There is a new project starting this year under the Sustainable CAP stream where the cold-tolerant breeding populations will be tested for cold tolerance under field conditions here in Ontario and Manitoba. This will be in collaboration with Yvonne Lawley from the University of Manitoba.
My role as a breeder is to continue advancing the germplasm in the breeding pipeline with selection for best yield performance and early spring cold tolerance. Promising inbred lines will be released in the coming three to four years, and breeding companies could make use of those inbred lines for making commercial hybrids.
What is the best part about your job?
The best part about my job would be that our research outputs have direct practical application. The inbred lines we develop are taken up by private companies that will turn them into hybrid varieties for use by corn growers.
In addition, the multi-disciplinary nature of our work gives us the opportunity to interact with different national and international organizations, universities and industry groups who dedicate their efforts to the sustainability and productivity of the corn industry in Canada.
What can you say about the value of farmers providing funding and support to your organization?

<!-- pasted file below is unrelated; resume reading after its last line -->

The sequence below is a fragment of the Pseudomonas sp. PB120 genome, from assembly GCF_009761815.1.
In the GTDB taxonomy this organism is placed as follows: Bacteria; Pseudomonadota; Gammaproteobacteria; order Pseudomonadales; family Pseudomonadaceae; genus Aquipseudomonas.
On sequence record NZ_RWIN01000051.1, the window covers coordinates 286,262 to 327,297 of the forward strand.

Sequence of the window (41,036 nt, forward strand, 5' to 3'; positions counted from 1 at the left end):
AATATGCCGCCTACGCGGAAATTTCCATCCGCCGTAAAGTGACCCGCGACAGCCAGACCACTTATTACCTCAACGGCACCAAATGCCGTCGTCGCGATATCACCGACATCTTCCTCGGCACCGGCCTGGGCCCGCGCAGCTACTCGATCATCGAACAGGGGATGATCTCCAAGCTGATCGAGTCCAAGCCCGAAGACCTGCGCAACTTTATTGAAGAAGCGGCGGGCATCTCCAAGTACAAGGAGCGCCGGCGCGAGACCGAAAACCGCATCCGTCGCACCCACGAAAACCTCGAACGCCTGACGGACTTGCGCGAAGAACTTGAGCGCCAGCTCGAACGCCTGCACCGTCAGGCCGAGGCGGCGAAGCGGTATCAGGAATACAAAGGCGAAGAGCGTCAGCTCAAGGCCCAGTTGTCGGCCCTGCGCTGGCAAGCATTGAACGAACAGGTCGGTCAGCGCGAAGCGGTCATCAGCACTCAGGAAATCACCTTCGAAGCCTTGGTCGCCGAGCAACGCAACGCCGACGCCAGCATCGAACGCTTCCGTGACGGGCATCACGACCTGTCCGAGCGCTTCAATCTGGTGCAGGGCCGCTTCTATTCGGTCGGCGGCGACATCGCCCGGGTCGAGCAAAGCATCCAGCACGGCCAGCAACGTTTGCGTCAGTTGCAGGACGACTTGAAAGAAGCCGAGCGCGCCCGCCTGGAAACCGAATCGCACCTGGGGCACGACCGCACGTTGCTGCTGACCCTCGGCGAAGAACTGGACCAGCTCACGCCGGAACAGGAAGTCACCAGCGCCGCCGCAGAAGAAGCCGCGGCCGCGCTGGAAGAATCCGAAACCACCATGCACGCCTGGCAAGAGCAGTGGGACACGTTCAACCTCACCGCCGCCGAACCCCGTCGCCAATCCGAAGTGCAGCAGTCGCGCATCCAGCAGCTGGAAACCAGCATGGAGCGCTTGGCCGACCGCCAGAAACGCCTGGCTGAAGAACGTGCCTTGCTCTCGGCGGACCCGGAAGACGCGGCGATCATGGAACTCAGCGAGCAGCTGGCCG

I would say it is the golden key for maintaining continuity of our research work. Germplasm development is not a short-term undertaking. You need at least nine or more years to develop a variety that a corn grower can use in their field. The support we get from farmers ensures that we succeed.
How does that farmer funding and support directly benefit farmers?
It gives farmers the arena for their ideas to become reality and their voices to be heard, plus the opportunity to guide future research directions. At the end of the day, they are the direct users of the technology and germplasm we develop.
How do you spend your time outside of work?
I love gardening. I have a community garden lot near my home where I grow vegetables and herbs. I like playing basketball and badminton as well.
How do you celebrate agriculture?
Attending the Corn and Apple Festival in Morden, MB, used to be one of my favorite events when I was living there. I really enjoyed the farm machinery parades, buying stuff from the local vendors with homemade products and the free, cooked sweet corn they serve to everyone. I haven’t found a similar event in Ontario yet, but I have been to a maze inside a corn field, which was a lot of fun.
Who or what inspires you?
People with positive thinking attitudes. I am inspired by those who focus on the solutions rather than the problems.
What is your favourite food or meal to cook?
Sweet corn. It only takes five minutes to cook in boiling water, and tastes delicious.